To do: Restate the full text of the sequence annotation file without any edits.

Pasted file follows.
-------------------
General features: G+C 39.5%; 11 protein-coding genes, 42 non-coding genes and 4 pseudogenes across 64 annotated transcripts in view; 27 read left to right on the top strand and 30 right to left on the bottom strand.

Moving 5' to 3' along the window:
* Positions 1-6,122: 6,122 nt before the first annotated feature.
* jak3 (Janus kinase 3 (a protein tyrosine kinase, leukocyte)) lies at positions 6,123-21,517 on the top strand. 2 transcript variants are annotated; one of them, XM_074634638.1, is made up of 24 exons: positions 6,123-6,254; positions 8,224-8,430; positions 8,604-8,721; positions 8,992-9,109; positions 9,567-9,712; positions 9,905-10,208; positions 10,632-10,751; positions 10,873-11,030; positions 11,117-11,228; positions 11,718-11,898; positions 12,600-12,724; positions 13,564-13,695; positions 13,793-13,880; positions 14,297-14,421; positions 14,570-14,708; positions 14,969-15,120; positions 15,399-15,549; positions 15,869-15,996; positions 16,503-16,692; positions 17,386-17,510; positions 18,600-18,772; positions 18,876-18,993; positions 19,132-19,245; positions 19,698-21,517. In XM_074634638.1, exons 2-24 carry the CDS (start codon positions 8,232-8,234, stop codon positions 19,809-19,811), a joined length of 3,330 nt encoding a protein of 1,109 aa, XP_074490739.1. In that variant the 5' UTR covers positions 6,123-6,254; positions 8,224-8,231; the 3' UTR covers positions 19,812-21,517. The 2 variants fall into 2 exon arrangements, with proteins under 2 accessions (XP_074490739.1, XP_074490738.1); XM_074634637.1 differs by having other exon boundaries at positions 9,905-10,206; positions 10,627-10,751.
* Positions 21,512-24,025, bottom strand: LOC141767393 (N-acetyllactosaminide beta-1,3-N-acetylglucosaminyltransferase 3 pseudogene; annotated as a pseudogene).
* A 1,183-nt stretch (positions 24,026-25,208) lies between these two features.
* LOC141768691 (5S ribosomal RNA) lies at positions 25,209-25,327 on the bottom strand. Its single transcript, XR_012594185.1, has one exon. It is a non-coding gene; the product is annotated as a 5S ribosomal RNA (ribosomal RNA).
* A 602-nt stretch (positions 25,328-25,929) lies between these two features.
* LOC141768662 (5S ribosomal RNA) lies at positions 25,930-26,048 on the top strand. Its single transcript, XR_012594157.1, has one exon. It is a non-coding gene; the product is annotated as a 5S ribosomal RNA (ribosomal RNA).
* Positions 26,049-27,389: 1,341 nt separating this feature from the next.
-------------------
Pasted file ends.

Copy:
General features: G+C 39.5%; 11 protein-coding genes, 42 non-coding genes and 4 pseudogenes across 64 annotated transcripts in view; 27 read left to right on the top strand and 30 right to left on the bottom strand.

Moving 5' to 3' along the window:
* Positions 1-6,122: 6,122 nt before the first annotated feature.
* jak3 (Janus kinase 3 (a protein tyrosine kinase, leukocyte)) lies at positions 6,123-21,517 on the top strand. 2 transcript variants are annotated; one of them, XM_074634638.1, is made up of 24 exons: positions 6,123-6,254; positions 8,224-8,430; positions 8,604-8,721; positions 8,992-9,109; positions 9,567-9,712; positions 9,905-10,208; positions 10,632-10,751; positions 10,873-11,030; positions 11,117-11,228; positions 11,718-11,898; positions 12,600-12,724; positions 13,564-13,695; positions 13,793-13,880; positions 14,297-14,421; positions 14,570-14,708; positions 14,969-15,120; positions 15,399-15,549; positions 15,869-15,996; positions 16,503-16,692; positions 17,386-17,510; positions 18,600-18,772; positions 18,876-18,993; positions 19,132-19,245; positions 19,698-21,517. In XM_074634638.1, exons 2-24 carry the CDS (start codon positions 8,232-8,234, stop codon positions 19,809-19,811), a joined length of 3,330 nt encoding a protein of 1,109 aa, XP_074490739.1. In that variant the 5' UTR covers positions 6,123-6,254; positions 8,224-8,231; the 3' UTR covers positions 19,812-21,517. The 2 variants fall into 2 exon arrangements, with proteins under 2 accessions (XP_074490739.1, XP_074490738.1); XM_074634637.1 differs by having other exon boundaries at positions 9,905-10,206; positions 10,627-10,751.
* Positions 21,512-24,025, bottom strand: LOC141767393 (N-acetyllactosaminide beta-1,3-N-acetylglucosaminyltransferase 3 pseudogene; annotated as a pseudogene).
* A 1,183-nt stretch (positions 24,026-25,208) lies between these two features.
* LOC141768691 (5S ribosomal RNA) lies at positions 25,209-25,327 on the bottom strand. Its single transcript, XR_012594185.1, has one exon. It is a non-coding gene; the product is annotated as a 5S ribosomal RNA (ribosomal RNA).
* A 602-nt stretch (positions 25,328-25,929) lies between these two features.
* LOC141768662 (5S ribosomal RNA) lies at positions 25,930-26,048 on the top strand. Its single transcript, XR_012594157.1, has one exon. It is a non-coding gene; the product is annotated as a 5S ribosomal RNA (ribosomal RNA).
* Positions 26,049-27,389: 1,341 nt separating this feature from the next.